IUA members have called for a greater focus on quality over cost to make it easier for underwriters providing cover for remediation projects
Insurers have shown a ”cautious willingness” to underwrite fire safety risks on new projects to remove defective cladding from high-rise buildings, according to the latest survey by the International Underwriting Association of London (IUA).
The research surveyed 26 underwriters active in the sector across the association’s member firms. It revealed that around two-thirds of respondents said they would provide a limited form of cover for work to remove defective cladding, while a further 4% are happy to offer unrestricted protection.
According to IUA members, the construction industry still needs to show it has addressed the failings exposed by the Grenfell Tower tragedy.
Therefore, members have called for a greater focus on the quality of cover for remediation projects rather than concentrating on cost, to make it easier for underwriters to provide cover.
This follows government concerns about the pace of building cladding remediation.
Chris Jones, the IUA’s director of market and legal services, said: “Underwriters are keen to provide insurance coverage to the construction sector, but are clearly looking to select those clients that can demonstrate a professional and robust approach to risk management.”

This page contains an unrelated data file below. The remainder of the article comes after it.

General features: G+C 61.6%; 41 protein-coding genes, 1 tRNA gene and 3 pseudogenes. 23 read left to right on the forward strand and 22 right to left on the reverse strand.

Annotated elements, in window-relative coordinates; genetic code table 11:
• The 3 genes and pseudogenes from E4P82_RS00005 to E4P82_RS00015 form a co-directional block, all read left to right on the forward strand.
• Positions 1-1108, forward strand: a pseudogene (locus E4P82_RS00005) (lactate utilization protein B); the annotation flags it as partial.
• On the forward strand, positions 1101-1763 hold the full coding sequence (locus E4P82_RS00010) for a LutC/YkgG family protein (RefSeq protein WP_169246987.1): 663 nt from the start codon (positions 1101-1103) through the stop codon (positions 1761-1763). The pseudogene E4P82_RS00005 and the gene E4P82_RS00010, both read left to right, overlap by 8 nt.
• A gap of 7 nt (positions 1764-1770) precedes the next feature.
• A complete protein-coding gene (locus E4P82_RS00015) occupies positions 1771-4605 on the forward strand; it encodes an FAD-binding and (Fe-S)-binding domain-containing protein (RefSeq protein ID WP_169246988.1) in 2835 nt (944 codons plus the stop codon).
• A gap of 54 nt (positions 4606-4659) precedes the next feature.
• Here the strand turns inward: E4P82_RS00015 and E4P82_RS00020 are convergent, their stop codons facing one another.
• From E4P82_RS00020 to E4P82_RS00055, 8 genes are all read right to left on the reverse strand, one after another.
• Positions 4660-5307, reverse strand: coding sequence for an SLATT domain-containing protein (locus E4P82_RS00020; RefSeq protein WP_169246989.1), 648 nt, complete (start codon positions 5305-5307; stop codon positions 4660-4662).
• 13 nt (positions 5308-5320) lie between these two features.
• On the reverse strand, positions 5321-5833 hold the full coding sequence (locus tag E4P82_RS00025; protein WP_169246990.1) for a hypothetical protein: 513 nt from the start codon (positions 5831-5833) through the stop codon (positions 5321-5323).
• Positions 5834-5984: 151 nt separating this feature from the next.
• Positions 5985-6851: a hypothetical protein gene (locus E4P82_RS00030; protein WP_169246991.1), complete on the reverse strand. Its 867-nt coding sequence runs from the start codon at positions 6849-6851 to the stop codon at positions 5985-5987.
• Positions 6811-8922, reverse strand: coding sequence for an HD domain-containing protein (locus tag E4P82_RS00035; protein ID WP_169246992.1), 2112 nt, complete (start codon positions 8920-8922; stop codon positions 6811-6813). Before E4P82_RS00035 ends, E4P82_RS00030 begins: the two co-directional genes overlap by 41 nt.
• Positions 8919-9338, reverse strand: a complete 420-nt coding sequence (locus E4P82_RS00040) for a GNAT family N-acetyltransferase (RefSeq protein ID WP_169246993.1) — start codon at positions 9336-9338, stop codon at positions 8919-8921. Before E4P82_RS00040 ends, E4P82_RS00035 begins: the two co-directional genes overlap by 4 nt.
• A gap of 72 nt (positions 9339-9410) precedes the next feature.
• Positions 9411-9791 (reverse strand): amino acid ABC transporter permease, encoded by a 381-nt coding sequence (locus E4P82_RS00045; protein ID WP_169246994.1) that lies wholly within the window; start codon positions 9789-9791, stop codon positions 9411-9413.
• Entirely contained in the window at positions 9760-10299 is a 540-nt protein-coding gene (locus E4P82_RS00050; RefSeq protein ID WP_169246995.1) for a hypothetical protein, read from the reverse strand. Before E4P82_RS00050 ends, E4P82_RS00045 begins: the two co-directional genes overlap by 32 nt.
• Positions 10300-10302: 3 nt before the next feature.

“There is an expectation that the Building Safety Bill will help resolve issues of accountability for safety measures and introduce new rules that encourage an investment in quality construction. Yet the legislation may also retroactively extend historic liabilities, further hindering insurers’ appetite for this class of business.”
The market for construction professional indemnity insurance remains circumspect – reflecting concerns about the potential for historic liabilities to develop into future claims.
Meanwhile, underwriters are maintaining a selective approach to new risks, analysing carefully the safety reputation of clients, their portfolio of work and the risk management processes they have in place.
Three-quarters of survey respondents feel the construction industry has not yet learnt the lessons arising from the Grenfell Tower fire in 2017. Questions remain about accountability, supply chain management and a ‘lowest cost culture’, they said.
Michael Atwell, chair of the IUA’s construction professional lines working group, said: “Insurers are still grappling with the development of existing claims and the systemic industry problems revealed in the wake of Grenfell will undoubtedly take time to resolve. There is still a perception that tight margins, driven by both contractors and their customers, mean cost is often more important than quality.
“Insurance capacity, however, is available if the construction industry can do more to explain how it has changed as a result of Grenfell and also adopt a more sustainable approach to profitability.
”The sector is extremely fragmented, which makes engagement difficult, but we are committed to working with both industry and government and look forward to discussing our survey results in greater detail.”
Established in 2019, the IUA’s construction professional lines working group aims to encourage greater engagement between insurers, government, regulators and construction firms.